Last month Jim and I spent a few days in
Wiegand Hall is named for Professor Ernest Wiegand. He is a professor that made a huge impact in the science of food preservation, specifically with cherries. Cherries grow really well here in
The cheesemaking class: The class was lead by Lisbeth Goddik, an Associate Professor at OSU. She's the dairy processing specialist for OSU's extension service. She's the person that fields all of the cheesemaking questions. There were about 25 students from a wide variety of backgrounds. Some had dairies, one was a chef with a cooking school, there were families who had goats, there was a fellow cheese monger and blogger, and several of the dairy inspectors from the Oregon Department of Agriculture were attending the class, too. The format was split between classroom lecture and hands-on cheesemaking. The mornings were spent learning about the dairy industry, how cheesemaking works, how do we keep a clean environment, and what's going on in the regulatory world. The fun stuff happened in the pilot plant down the hall.
Photo: Students gather around the vat pasteurizer.
The pilot plant at OSU is a big working laboratory for food science. There are big tanks for brewing beer, a bottling line, incubators, kettles, vats, pasteurizers, lab tables and several sinks. Stainless steel pipes run throughout the building, carrying steam, milk, or water to where it is needed. There is another lab specifically for winemaking. They were working on some Pinot Noir while we were there.
Time for some cheesemaking. There were four cheese stations set up. We split up into groups to focus on one cheese, but we still could observe the other groups and see what was going on all around us. I worked on Havarti, Jim was on Team Camembert. My team's vat of milk took forever to set up. Don't know if it was the temperature of the room, if we added the wrong amount of rennet, or what the issue was, but we stood there waiting for our cheese to have a clean break for over an hour. It should have been around 30 minutes. But, the curd dictates when to cut, not the clock, so we waited and waited and waited. Finally we cut the curd, let the curd rest and began to stir. Havarti is a washed curd cheese, so we got to heat up water, drain some of the whey off, and added warm water back into the curds. Fun! Then we got to use a mult-form system to full the empty forms full of the knitting curds. Then came the flip with the fancy draining trays that OSU recently purchased from Servi Doryl.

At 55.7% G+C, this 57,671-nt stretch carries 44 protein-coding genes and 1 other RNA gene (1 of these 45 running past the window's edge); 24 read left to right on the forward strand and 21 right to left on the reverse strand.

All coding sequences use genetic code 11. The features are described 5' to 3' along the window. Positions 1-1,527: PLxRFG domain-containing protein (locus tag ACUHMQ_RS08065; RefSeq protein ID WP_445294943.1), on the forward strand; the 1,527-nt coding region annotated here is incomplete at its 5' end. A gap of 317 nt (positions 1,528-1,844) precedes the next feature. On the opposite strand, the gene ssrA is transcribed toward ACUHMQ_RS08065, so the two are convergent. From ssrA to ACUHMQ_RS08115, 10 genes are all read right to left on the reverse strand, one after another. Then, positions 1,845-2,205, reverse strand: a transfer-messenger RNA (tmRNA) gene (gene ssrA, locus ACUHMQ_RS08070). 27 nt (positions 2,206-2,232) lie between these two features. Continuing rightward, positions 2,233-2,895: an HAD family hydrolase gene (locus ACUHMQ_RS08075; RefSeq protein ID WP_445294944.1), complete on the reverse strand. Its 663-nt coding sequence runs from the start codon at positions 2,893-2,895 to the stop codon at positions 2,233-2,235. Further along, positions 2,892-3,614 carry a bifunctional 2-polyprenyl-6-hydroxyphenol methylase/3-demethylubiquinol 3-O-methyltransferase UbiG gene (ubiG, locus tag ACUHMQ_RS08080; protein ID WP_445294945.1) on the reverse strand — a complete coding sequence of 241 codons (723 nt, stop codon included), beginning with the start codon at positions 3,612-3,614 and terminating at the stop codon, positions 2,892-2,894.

Photo: C. van't Reit small pasteurizer at OSU
One of my favorite lectures was on Starter Cultures and their role in cheesemaking. This is a subject that I find fascinating and am beginning to get a better idea what they actually do in your cheese. Yes they acidify the milk, but they also affect flavor, texture, as well as control how it ripens down the road in the aging cave. The starter cultures develop enzymes that produce amino acids. The amino acids give us more flavor compounds and aromas. They can be buttery, nutty, toasty, fruity, etc. This is the stuff that makes me say "Yum!" when I eat a piece of cheese. Understanding bacterial cultures can help you predict what your final cheese will taste like and what texture it will have. The good cheesemaker is an artist coaxing the best flavor out of a cheese's potential. As many have told me, good cheese is made in the vat. If you start out with great potential, your final results will be that much better.